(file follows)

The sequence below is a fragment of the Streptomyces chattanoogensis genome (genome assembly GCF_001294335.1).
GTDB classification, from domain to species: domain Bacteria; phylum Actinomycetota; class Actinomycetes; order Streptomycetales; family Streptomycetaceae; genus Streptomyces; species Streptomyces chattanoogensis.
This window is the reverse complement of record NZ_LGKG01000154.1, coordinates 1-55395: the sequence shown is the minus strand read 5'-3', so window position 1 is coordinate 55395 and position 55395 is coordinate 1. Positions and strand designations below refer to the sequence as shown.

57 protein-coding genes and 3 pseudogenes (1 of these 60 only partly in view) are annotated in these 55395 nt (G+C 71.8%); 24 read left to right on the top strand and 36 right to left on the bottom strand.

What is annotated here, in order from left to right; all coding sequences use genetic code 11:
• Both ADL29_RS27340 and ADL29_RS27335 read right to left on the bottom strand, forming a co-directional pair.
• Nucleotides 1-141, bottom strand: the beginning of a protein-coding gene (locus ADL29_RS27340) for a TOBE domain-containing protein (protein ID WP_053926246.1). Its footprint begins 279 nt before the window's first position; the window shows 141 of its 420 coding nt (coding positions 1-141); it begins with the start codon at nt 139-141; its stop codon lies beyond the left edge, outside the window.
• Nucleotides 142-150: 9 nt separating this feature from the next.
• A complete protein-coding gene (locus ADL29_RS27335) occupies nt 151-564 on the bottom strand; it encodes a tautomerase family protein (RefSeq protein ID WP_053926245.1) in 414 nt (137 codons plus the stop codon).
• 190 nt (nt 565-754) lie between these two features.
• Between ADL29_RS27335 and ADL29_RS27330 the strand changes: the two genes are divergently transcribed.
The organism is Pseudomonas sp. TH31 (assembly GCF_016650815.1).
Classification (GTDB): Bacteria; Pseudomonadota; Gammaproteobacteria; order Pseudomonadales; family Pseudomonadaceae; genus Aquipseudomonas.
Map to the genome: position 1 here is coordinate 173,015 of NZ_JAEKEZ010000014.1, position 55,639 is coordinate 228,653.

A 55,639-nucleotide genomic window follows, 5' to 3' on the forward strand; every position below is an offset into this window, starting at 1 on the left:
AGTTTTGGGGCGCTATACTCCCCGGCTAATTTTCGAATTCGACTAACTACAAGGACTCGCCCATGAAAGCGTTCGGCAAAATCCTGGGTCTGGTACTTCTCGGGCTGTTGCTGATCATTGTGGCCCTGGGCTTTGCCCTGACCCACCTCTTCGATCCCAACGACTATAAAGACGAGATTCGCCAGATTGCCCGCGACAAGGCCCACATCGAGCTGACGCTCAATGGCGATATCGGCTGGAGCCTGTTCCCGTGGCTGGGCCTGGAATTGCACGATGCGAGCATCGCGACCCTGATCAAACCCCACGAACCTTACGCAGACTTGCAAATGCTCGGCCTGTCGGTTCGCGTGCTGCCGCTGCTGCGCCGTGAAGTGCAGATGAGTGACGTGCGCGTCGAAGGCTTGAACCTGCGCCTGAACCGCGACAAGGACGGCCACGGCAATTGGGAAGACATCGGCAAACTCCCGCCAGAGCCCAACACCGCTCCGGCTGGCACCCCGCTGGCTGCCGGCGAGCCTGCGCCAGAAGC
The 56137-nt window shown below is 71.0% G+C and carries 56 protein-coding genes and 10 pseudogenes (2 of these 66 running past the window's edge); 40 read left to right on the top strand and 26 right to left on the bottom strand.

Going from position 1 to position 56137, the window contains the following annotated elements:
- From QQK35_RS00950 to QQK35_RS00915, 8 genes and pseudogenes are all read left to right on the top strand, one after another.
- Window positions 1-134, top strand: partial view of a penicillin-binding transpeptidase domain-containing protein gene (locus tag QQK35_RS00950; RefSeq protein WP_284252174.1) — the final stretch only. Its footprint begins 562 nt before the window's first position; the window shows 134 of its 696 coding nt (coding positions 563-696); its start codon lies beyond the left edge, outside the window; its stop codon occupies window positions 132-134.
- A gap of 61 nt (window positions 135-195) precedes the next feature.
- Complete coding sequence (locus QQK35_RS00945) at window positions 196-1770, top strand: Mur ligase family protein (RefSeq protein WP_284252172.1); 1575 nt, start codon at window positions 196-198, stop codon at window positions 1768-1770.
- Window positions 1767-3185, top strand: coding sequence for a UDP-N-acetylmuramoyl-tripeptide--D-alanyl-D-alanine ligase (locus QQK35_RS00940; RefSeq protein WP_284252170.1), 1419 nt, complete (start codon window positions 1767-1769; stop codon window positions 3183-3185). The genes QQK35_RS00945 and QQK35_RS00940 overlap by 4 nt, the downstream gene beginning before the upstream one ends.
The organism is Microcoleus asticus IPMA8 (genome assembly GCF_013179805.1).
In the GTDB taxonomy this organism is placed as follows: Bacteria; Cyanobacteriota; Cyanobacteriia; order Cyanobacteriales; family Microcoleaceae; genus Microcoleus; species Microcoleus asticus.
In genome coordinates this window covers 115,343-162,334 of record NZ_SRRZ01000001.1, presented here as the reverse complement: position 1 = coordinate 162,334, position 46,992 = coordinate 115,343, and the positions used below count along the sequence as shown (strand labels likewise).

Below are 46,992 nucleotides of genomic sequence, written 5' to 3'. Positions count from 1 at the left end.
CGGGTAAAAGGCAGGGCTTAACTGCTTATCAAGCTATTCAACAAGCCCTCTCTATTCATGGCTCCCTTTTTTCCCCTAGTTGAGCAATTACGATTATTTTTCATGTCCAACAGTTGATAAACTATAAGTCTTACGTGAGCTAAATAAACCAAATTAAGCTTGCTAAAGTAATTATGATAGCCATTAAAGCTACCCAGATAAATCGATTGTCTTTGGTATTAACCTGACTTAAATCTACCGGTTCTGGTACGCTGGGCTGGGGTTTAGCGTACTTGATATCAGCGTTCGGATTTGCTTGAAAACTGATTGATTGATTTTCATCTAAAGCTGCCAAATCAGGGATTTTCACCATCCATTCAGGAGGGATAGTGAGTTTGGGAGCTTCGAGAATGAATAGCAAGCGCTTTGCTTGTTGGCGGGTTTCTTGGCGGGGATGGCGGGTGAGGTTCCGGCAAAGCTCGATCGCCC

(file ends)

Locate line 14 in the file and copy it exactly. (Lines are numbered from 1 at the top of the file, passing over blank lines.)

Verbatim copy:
Map to the genome: position 1 here is coordinate 173,015 of NZ_JAEKEZ010000014.1, position 55,639 is coordinate 228,653.